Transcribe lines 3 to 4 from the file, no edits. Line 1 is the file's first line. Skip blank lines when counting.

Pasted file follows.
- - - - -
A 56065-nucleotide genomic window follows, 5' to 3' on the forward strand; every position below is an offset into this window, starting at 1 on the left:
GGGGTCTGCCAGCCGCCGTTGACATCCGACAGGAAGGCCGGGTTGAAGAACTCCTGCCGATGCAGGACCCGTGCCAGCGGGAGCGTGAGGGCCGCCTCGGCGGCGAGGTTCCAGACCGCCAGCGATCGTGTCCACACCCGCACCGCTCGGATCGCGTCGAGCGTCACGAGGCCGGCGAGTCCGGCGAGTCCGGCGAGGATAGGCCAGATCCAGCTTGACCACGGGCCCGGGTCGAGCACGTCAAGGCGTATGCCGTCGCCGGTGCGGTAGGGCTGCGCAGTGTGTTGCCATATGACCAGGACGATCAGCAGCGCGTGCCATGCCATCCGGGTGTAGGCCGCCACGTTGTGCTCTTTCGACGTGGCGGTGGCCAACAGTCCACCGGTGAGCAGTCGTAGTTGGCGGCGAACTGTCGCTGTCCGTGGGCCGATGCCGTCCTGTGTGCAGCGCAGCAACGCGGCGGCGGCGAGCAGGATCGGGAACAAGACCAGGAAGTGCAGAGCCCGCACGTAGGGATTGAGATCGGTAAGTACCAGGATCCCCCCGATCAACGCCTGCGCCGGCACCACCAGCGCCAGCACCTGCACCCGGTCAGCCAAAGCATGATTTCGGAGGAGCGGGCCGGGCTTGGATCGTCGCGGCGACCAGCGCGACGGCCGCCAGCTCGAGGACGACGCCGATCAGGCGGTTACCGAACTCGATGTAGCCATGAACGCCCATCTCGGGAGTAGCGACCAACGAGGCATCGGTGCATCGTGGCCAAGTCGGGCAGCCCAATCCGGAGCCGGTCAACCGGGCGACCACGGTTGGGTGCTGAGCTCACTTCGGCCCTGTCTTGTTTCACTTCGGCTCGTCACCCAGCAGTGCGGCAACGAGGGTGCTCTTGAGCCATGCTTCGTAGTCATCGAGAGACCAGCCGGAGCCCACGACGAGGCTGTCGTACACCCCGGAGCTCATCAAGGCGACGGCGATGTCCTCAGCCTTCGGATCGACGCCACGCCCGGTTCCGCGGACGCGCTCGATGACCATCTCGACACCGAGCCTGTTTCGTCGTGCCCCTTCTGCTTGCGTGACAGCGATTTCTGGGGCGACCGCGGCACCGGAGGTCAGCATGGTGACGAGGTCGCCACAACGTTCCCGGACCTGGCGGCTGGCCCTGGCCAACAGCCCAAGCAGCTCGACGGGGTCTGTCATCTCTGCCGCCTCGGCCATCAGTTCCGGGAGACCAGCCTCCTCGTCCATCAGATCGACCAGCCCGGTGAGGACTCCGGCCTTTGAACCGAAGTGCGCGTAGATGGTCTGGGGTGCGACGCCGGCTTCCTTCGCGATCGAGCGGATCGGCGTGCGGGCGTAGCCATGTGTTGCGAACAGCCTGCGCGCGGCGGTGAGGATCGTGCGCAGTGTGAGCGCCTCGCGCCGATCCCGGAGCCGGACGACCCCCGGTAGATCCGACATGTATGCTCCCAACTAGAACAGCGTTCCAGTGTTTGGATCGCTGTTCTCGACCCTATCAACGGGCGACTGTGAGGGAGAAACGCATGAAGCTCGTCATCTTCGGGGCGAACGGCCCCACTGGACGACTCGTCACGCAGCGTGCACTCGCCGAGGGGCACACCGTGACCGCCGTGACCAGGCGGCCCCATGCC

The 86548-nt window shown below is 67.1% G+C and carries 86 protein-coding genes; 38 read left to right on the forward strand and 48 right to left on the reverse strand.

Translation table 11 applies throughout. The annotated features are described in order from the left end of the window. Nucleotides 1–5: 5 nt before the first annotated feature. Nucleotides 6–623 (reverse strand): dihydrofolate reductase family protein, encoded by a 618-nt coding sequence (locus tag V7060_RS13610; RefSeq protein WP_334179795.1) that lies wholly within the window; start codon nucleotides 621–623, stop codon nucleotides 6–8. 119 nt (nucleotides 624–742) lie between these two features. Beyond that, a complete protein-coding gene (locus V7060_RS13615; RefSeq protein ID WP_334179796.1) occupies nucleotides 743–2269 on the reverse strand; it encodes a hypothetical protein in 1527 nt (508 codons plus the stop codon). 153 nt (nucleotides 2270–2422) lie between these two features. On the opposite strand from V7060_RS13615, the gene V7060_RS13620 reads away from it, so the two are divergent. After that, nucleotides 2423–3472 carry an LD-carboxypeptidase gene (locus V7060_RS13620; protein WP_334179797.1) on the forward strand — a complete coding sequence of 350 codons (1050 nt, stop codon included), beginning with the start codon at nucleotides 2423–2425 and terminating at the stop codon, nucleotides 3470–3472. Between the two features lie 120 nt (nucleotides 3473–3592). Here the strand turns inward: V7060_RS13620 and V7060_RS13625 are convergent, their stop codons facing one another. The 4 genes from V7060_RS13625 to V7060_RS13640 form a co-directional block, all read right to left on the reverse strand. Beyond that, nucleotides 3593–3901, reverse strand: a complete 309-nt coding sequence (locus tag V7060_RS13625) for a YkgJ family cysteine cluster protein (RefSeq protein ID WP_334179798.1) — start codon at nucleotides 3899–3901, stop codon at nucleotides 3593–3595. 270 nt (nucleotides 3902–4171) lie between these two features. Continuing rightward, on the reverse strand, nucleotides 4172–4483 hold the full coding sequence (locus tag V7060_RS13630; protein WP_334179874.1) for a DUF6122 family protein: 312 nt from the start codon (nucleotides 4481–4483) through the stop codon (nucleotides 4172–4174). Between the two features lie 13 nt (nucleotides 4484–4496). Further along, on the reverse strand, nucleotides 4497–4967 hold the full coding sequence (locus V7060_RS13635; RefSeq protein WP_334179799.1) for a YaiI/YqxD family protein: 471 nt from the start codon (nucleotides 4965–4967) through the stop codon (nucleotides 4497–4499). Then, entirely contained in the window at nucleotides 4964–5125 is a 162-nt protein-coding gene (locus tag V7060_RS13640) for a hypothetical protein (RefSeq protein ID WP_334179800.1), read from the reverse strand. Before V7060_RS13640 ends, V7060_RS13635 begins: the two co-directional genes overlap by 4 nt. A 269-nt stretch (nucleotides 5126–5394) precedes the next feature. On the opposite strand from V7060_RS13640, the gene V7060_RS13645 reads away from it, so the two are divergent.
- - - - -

The 86548-nt window shown below is 67.1% G+C and carries 86 protein-coding genes; 38 read left to right on the forward strand and 48 right to left on the reverse strand.

Translation table 11 applies throughout. The annotated features are described in order from the left end of the window. Nucleotides 1–5: 5 nt before the first annotated feature. Nucleotides 6–623 (reverse strand): dihydrofolate reductase family protein, encoded by a 618-nt coding sequence (locus tag V7060_RS13610; RefSeq protein WP_334179795.1) that lies wholly within the window; start codon nucleotides 621–623, stop codon nucleotides 6–8. 119 nt (nucleotides 624–742) lie between these two features. Beyond that, a complete protein-coding gene (locus V7060_RS13615; RefSeq protein ID WP_334179796.1) occupies nucleotides 743–2269 on the reverse strand; it encodes a hypothetical protein in 1527 nt (508 codons plus the stop codon). 153 nt (nucleotides 2270–2422) lie between these two features. On the opposite strand from V7060_RS13615, the gene V7060_RS13620 reads away from it, so the two are divergent. After that, nucleotides 2423–3472 carry an LD-carboxypeptidase gene (locus V7060_RS13620; protein WP_334179797.1) on the forward strand — a complete coding sequence of 350 codons (1050 nt, stop codon included), beginning with the start codon at nucleotides 2423–2425 and terminating at the stop codon, nucleotides 3470–3472. Between the two features lie 120 nt (nucleotides 3473–3592). Here the strand turns inward: V7060_RS13620 and V7060_RS13625 are convergent, their stop codons facing one another. The 4 genes from V7060_RS13625 to V7060_RS13640 form a co-directional block, all read right to left on the reverse strand. Beyond that, nucleotides 3593–3901, reverse strand: a complete 309-nt coding sequence (locus tag V7060_RS13625) for a YkgJ family cysteine cluster protein (RefSeq protein ID WP_334179798.1) — start codon at nucleotides 3899–3901, stop codon at nucleotides 3593–3595. 270 nt (nucleotides 3902–4171) lie between these two features. Continuing rightward, on the reverse strand, nucleotides 4172–4483 hold the full coding sequence (locus tag V7060_RS13630; protein WP_334179874.1) for a DUF6122 family protein: 312 nt from the start codon (nucleotides 4481–4483) through the stop codon (nucleotides 4172–4174). Between the two features lie 13 nt (nucleotides 4484–4496). Further along, on the reverse strand, nucleotides 4497–4967 hold the full coding sequence (locus V7060_RS13635; RefSeq protein WP_334179799.1) for a YaiI/YqxD family protein: 471 nt from the start codon (nucleotides 4965–4967) through the stop codon (nucleotides 4497–4499). Then, entirely contained in the window at nucleotides 4964–5125 is a 162-nt protein-coding gene (locus tag V7060_RS13640) for a hypothetical protein (RefSeq protein ID WP_334179800.1), read from the reverse strand. Before V7060_RS13640 ends, V7060_RS13635 begins: the two co-directional genes overlap by 4 nt. A 269-nt stretch (nucleotides 5126–5394) precedes the next feature. On the opposite strand from V7060_RS13640, the gene V7060_RS13645 reads away from it, so the two are divergent.